Here's a tip from one of our testers, Pat Fields. Sounds like a great idea:
I thought I'd pass along something I've found helpful
when adding water to a steam pan, namely using a
trough made of aluminum foil. I started doing this
when making your great pain a l'ancienne.
The way I do it is to first tear off about a 2-3 ft.
length of foil, then fold it in half lengthwise, then
repeat that until you have about a six-inch by 2-3 ft.
piece of foil, then fold that lengthwise into a
V-shaped trough. Then when the time comes to pour the
water into the steam pan, you just open the oven open
a little (thus letting out less heat), insert one end
of the trough in the oven until it rests on the bottom
of the steam pan, incline the trough about 45 degrees,
then pour the water into the end of the trough that
you're holding, and watch the water run into the pan
and start steaming, while your hands and face are a
safe distance away. The trough can be folded up and
put away for future repeated use.
Another question has arisen: How quickly do you have to test the recipes after receiving them?
I'd like feedback on the master whole wheat recipe by the end of March, if possible. If you cannot get to it by then feel free to report when you can, but I do need to make my tweaks as soon as possible and then get some new variations out to you. By the way, you will be using the mash in a number of recipes, as well as the starter, so if this is a problem please feel free to sit out some rounds until you get a recipe you're more comfortable testing. The mash method is, I believe, one of the real breakthrough techniques that this book offers, even though it can be a pain to make (literally, as I've been hearing).
Along this line, some of you have reported how painful it is to work with the hot mash. Some are using rubber gloves and others are using teflon spatulas to fold or knead your mash during the cycles. Great ideas! Also, you can try the bowl and blanket method, which requires no additional handling, though in these cases it is hard to maintain the 140-150 temperature range, which is the ideal. If you have access to diastatic malt powder (not malt syrup, which is non-diastatic--that is, the diastase enzymes have been denatured so the syrup is for flavor only not for enzyme activity), or want to buy some malted wheat flour from Monica Spiller (her web address is in an earlier post, below), the addition of a teaspoon of it when you make the mash will enhance the enzyme activity when you mix it. Malted flour, barley or wheat, can also be used in the wild yeast starters to enhance activity. Monica always uses it in her mashes and barms, but I've found that it's not necessary in the mash, especially when using the crock pot method. The crock pot is a hassle, yes, but it keeps the mash in the best temperature zone. Another reminder: you only need to keep the crock pot on (or on and off, on and off) and knead the mash during the first hour. After that, turn off the heat and let the mash sit in the covered crock pot to stay warm, but not to cook anymore, for two more hours (that is, three hours total time). After that it is ready to use or to store in the refrigerator.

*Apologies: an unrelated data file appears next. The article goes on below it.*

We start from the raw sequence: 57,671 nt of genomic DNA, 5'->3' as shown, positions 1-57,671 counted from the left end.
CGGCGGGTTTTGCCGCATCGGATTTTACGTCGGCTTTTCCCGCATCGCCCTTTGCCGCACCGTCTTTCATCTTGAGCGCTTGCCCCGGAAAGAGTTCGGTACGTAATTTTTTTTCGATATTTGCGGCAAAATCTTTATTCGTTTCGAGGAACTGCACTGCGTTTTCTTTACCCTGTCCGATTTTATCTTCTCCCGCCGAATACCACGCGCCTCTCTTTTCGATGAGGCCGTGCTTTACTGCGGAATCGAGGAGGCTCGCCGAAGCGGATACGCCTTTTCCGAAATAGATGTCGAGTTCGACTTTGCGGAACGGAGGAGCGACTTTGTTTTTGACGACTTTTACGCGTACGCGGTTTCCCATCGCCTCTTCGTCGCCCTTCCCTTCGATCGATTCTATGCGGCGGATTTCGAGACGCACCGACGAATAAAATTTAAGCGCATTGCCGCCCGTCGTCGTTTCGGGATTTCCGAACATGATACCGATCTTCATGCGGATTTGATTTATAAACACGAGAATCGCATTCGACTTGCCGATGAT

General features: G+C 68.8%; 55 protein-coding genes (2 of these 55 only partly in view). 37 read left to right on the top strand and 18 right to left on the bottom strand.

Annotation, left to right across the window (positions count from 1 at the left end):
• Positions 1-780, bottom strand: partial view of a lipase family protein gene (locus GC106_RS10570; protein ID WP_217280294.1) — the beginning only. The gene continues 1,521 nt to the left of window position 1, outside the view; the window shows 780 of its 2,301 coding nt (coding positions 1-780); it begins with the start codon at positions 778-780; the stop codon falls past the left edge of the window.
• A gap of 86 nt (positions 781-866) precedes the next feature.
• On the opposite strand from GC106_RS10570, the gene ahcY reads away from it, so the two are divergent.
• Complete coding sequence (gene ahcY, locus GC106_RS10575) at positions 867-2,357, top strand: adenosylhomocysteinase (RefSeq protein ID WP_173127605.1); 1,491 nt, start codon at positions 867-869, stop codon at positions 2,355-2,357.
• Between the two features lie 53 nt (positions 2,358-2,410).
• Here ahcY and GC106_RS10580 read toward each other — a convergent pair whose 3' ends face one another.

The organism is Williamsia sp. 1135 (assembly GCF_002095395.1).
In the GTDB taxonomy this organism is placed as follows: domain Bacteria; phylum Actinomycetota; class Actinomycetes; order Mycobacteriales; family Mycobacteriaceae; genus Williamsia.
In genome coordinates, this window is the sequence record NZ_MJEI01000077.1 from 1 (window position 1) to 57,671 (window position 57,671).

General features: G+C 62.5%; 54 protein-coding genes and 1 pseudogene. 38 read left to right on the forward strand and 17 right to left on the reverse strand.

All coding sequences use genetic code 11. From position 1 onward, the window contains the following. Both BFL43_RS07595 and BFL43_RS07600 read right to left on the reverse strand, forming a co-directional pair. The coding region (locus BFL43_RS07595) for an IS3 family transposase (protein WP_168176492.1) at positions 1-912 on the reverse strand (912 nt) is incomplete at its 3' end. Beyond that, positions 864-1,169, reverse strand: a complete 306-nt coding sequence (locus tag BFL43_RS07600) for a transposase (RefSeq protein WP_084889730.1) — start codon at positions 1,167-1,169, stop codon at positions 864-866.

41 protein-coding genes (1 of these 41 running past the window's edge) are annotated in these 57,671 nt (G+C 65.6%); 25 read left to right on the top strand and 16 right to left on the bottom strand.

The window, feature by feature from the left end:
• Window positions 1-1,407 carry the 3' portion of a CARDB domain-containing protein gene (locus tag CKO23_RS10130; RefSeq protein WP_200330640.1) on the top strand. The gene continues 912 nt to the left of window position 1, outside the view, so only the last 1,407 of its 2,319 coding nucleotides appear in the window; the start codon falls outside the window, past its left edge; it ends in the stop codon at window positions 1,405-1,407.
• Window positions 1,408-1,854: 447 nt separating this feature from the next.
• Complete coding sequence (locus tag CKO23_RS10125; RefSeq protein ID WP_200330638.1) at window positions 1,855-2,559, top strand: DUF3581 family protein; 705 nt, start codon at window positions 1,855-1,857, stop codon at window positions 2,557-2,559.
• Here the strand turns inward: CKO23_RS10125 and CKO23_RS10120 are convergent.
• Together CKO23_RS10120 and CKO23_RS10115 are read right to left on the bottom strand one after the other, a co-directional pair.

Thanks so much for the feedback so far. I'm spending hours a day just poring over your responses and questions but it has been enormously helpful, especially in showing me how much clearer I need to be in the instructions. I've also been hearing back that kneading the seed culture each day, even on the days when you don't feed it, is working well to stimulate activity and eliminate mold and spores on the surface.
Enough for now. Back to work...
May your bread always rise!